One is, I think the administration is about to get into what we call sectoral sanctions. You’ve obviously seen a little bit on oil and gas. I think they’re going to pivot to mining and minerals next. And two, although the administration -- and probably to their credit -- prizes European unity above all, and it does make sense that we want to move in concert with our allies, I think a thorny issue is, how can we move Germany along faster. They certainly get credit for the speech that Chancellor Scholz gave the Saturday after the invasion when he pledged to increase defense spending and, of course, buy F35s, among other things. And they get some credit, of course, for beginning to ship lethal weaponry. But I feel like we’ve -- maybe the Germans are back sliding a little bit. It feels like there are certain tanks that they’re not willing to share. Some they are willing to share. Others, they’re not. We’re hearing reports that they are the last to agree or sometimes blocking the shipment of other offensive weapons. And you obviously see this on twitter -- not that that’s necessarily representative of world opinion -- but they’re certainly taking it on the chin to seem to prioritize their economy over imports of gas to the German economy.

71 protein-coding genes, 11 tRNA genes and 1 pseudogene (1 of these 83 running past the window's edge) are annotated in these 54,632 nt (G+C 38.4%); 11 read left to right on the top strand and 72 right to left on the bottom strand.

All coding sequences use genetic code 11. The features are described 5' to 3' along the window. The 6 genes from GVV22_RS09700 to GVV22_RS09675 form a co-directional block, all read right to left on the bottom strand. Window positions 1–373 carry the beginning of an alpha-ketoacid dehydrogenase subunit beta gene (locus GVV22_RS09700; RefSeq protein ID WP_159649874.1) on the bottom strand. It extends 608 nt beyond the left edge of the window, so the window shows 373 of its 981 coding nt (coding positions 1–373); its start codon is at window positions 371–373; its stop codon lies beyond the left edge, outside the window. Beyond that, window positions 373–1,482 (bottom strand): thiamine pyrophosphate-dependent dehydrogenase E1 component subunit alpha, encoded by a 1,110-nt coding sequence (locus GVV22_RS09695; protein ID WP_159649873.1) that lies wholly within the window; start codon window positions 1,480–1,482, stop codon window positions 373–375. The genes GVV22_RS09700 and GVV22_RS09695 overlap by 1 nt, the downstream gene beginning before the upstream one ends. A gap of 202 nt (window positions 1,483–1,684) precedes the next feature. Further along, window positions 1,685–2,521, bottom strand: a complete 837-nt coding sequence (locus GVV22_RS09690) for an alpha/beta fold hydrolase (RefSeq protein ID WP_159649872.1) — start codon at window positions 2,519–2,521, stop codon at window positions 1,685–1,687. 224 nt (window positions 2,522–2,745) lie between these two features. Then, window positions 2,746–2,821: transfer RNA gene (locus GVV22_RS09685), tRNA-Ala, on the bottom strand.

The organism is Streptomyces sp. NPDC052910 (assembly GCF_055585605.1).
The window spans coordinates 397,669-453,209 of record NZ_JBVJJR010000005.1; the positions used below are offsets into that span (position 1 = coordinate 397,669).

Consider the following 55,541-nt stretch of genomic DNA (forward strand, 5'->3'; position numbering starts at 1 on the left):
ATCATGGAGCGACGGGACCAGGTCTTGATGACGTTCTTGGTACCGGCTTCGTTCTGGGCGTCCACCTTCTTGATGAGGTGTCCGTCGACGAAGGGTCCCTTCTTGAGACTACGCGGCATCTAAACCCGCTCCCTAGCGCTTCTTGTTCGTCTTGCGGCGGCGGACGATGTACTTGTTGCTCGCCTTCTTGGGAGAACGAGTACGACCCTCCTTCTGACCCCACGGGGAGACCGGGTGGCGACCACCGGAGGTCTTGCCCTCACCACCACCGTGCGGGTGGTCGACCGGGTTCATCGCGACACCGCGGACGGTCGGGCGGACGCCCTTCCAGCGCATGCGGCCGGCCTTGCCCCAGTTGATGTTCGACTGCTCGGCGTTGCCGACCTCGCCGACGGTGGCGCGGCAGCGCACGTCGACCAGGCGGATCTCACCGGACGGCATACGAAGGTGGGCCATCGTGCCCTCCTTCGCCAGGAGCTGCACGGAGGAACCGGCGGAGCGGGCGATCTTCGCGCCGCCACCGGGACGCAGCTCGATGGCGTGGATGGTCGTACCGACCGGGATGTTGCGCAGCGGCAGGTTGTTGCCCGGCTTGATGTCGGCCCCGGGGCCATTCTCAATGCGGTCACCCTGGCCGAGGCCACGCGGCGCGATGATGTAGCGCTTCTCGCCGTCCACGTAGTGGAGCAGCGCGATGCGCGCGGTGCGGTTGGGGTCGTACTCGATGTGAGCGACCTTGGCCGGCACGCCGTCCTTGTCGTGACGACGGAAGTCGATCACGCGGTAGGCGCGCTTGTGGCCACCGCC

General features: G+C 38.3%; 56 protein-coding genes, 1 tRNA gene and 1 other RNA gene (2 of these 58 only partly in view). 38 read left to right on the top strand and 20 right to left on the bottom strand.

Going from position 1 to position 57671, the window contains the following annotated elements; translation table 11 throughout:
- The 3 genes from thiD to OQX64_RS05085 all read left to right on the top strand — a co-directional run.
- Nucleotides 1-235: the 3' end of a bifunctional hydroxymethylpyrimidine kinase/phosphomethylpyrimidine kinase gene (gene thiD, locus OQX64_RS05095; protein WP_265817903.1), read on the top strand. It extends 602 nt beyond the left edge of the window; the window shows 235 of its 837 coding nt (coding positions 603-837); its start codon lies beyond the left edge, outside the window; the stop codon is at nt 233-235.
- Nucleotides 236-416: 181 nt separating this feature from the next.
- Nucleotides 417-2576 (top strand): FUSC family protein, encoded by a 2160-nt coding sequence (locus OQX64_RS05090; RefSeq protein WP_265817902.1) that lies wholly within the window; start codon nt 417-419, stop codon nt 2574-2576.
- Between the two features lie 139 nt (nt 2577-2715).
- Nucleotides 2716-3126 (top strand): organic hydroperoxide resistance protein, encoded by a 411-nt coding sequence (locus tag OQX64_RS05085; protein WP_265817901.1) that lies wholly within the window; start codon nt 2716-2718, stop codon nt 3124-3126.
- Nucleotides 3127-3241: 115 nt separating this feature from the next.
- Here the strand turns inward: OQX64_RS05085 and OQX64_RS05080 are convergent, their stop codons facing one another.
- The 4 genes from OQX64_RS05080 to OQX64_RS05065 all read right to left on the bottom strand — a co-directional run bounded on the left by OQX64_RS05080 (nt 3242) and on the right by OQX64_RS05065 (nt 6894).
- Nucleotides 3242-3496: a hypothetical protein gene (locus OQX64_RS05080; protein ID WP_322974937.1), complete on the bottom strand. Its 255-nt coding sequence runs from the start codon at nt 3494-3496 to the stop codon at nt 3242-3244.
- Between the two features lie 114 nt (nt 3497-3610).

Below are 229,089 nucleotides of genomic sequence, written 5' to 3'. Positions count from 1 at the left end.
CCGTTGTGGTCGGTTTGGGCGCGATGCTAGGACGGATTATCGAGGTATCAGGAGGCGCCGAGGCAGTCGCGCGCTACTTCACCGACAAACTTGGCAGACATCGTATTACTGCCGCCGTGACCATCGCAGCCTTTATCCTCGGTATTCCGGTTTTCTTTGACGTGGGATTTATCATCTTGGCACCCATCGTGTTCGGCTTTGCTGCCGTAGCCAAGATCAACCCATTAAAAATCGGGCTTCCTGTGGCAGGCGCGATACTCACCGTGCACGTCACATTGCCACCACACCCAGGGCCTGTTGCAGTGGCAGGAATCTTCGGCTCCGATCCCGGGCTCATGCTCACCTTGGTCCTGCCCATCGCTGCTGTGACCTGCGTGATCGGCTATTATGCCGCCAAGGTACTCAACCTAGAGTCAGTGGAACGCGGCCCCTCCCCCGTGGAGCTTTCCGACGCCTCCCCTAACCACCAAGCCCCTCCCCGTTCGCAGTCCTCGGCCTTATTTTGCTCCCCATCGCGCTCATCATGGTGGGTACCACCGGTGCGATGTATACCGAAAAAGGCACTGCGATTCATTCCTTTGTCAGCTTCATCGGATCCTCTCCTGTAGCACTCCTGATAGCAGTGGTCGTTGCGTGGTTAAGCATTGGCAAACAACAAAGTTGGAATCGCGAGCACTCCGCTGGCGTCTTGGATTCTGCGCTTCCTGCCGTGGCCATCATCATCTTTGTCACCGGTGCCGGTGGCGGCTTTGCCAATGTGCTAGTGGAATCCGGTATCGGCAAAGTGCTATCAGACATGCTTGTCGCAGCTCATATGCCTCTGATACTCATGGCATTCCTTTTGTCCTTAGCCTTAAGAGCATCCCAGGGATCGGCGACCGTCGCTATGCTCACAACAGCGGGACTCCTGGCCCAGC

So I think that we’re doing okay so far, but I’m persuaded, and I’ll end with this, I’m persuaded by experts who say we’re entering a second part of the war where the Ukrainians need to be more offensive. And to be more offensive, they need more heavy weaponry like tanks even MiGs where they would be able to go on the offensive more readily. And I think we’ve got to ramp up in that direction and make sure the Germans don’t block us in that or the sanctions, for that matter.